Gyöngyösi: Jobbik has successfully become a people’s party that is accepted across the board
MEP Márton Gyöngyösi, Jobbik’s executive vice president hosted the representatives of the Hungarian media on the occasion of opening his new EP office in Budapest. He gave a brief analysis of Jobbik’s post-election situation, the organization’s transition into a people’s party and he answered the journalists’ questions on foreign affairs and EU issues.
Jobbik’s executive vice president noted that people had a lot of misconceptions about the European Union, which many politicians are ready to exploit in the European arena so he wanted to do his best the help citizens understand how mechanisms work in Brussels. Jobbik is a key and inevitable force within the Hungarian opposition
He explained how the results of the EP elections on 26 May “upset” the status quo within the Hungarian opposition. In his view, the parties that were able to form a markedly oppositionary pole to the Orbán government’s politics (e.g.: sovereignism vs. federalism) could also position themselves efficiently in the campaign (Mr Gyöngyösi named these parties: Democratic Coalition and Momentum). He admitted that the public showed less affinity to Jobbik and the party’s key campaign theme, i.e., the programme for a European Wage Union was not easy for voters to understand. However, the politician believes it would be a mistake to draw long-term conclusions from the EP election results.
“Jobbik did not collapse,” he asserted, adding that Jobbik was a key and inevitable force within the opposition. The outcome of the local elections clearly demonstrated that Jobbik retained its leading position within the opposition. “There is an alternative to Fidesz, we can indeed break them,” he declared. Talking about Jobbik’s transition into a people’s party, Mr Gyöngyösi said the opposition organization “has reached the port, the process was successful and the party has become accepted”.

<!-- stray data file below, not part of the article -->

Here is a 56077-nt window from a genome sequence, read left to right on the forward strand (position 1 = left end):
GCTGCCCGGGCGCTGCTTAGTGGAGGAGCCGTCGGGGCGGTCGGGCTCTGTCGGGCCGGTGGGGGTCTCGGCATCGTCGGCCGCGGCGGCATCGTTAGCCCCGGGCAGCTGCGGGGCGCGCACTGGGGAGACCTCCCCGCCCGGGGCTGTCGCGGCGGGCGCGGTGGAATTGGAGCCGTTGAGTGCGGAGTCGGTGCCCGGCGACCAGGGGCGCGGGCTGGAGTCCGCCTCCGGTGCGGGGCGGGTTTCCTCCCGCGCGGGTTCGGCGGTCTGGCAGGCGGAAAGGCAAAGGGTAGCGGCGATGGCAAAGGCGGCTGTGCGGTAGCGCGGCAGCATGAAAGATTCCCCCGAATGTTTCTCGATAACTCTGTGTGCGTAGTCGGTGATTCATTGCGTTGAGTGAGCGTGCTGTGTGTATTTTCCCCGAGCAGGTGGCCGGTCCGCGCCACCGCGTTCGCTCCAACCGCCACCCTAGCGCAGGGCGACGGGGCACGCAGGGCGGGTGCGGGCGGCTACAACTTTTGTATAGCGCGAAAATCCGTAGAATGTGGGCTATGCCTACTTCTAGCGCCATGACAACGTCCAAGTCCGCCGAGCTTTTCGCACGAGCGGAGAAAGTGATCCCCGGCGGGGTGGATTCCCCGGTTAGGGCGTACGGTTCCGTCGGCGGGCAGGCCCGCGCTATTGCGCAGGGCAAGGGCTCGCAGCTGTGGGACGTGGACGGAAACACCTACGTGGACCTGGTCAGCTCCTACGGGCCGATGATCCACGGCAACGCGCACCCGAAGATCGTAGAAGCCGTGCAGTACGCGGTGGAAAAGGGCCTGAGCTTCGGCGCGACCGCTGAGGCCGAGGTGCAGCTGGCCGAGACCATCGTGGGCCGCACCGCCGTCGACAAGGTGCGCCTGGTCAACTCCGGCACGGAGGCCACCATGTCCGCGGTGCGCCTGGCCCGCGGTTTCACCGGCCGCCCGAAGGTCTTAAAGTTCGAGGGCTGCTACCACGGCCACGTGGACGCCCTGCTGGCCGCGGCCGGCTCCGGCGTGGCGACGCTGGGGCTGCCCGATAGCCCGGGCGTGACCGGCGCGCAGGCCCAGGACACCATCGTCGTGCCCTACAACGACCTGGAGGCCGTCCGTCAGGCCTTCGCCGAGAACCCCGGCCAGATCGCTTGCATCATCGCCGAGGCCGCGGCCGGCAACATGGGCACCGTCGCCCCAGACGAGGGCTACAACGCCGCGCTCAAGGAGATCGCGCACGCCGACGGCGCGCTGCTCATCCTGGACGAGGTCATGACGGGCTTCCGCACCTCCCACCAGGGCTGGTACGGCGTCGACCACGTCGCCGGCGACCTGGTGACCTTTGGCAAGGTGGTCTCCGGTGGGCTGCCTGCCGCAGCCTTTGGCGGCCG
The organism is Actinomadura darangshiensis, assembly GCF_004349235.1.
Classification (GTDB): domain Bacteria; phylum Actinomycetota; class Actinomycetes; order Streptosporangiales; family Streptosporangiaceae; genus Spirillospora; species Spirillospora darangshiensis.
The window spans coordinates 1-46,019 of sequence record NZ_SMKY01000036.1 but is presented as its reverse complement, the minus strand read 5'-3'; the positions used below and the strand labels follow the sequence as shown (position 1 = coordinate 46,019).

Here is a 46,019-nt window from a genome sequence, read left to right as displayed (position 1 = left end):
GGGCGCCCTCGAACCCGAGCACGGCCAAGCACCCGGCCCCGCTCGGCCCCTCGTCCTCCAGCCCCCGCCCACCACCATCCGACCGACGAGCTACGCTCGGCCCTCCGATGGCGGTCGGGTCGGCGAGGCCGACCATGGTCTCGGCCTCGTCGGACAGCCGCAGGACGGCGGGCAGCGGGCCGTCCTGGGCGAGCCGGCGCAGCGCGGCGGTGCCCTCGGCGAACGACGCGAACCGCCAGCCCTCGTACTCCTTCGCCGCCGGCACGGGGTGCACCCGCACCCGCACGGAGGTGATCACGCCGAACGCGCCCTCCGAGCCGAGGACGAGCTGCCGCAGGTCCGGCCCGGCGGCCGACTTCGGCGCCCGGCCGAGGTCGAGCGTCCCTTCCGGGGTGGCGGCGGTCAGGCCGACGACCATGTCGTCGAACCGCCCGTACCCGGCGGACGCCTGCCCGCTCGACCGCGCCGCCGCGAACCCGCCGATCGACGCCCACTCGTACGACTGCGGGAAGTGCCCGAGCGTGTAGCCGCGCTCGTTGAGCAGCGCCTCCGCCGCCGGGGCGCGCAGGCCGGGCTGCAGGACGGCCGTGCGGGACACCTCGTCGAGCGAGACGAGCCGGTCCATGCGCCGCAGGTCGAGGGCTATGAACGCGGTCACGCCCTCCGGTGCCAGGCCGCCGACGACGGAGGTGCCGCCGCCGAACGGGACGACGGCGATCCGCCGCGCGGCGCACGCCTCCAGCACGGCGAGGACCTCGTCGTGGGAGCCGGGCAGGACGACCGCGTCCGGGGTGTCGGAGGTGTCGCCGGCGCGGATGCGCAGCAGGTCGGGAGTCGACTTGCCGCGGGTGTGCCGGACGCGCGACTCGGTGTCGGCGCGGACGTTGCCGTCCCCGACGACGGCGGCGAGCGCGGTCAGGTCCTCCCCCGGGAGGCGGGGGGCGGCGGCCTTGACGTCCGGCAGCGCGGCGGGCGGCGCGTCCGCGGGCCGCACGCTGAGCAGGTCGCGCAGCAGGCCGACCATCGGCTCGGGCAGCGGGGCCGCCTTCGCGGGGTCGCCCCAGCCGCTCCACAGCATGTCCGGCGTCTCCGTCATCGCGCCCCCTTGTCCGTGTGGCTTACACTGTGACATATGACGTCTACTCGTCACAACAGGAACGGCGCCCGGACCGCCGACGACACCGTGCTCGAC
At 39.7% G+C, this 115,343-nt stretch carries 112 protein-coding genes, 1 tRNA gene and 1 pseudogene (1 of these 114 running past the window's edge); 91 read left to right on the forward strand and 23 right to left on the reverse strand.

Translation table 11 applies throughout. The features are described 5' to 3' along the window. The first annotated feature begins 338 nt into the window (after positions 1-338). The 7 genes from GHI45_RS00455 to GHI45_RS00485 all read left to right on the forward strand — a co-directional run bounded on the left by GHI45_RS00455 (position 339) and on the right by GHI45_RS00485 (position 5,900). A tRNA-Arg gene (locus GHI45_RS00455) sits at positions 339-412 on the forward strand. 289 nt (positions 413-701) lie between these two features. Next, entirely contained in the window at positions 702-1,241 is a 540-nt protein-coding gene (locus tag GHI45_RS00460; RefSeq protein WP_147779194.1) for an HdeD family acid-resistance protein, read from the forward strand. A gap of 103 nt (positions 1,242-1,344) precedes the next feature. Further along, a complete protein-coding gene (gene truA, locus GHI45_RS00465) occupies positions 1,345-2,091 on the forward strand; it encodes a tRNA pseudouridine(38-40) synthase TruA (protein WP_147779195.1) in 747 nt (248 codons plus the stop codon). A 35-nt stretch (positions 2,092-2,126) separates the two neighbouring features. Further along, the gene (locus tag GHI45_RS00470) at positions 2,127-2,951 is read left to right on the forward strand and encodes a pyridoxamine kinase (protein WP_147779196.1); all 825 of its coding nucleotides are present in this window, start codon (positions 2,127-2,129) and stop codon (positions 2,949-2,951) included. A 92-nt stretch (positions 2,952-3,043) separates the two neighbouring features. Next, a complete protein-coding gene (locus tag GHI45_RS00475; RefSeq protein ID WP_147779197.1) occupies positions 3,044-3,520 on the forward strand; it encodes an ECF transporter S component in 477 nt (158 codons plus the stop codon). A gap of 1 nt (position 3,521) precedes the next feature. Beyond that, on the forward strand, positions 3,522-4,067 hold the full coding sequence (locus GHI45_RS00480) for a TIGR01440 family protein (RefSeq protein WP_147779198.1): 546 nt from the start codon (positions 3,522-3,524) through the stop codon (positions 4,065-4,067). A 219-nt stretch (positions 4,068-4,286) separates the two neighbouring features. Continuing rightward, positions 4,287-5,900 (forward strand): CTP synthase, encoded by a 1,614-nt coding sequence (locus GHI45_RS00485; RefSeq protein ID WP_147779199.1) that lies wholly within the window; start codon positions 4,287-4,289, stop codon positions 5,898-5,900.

Várhelyi’s hearing is going to be a difficult match
The hearing of the Orbán government’s second EU Commissioner candidate Olivér Várhelyi will he held on 14 November by the European Parliament’s Foreign Affairs Committee (AFET). He is nominated for the position of Commissioner for European Neighbourhood Policy and Enlargement Negotiations. Referring to “corridor conversations”, he said it was going to be a difficult match and if Mr Várhelyi is also rejected after László Trócsányi, it would negatively affect Hungary’s reputation, too.
Jobbik’s MEP also told the media that he was going to address this matter during the hearing in the AFET as well. The EP’s committees hold three-hour Q&A sessions to assess the candidate’s competency for the job. The applicants’ 15-minute speech will be followed by 25 questions from the MPs. On Tuesday, the EP’s legal committee (JURI) found no conflict of interest in terms of Olivér Várhelyi.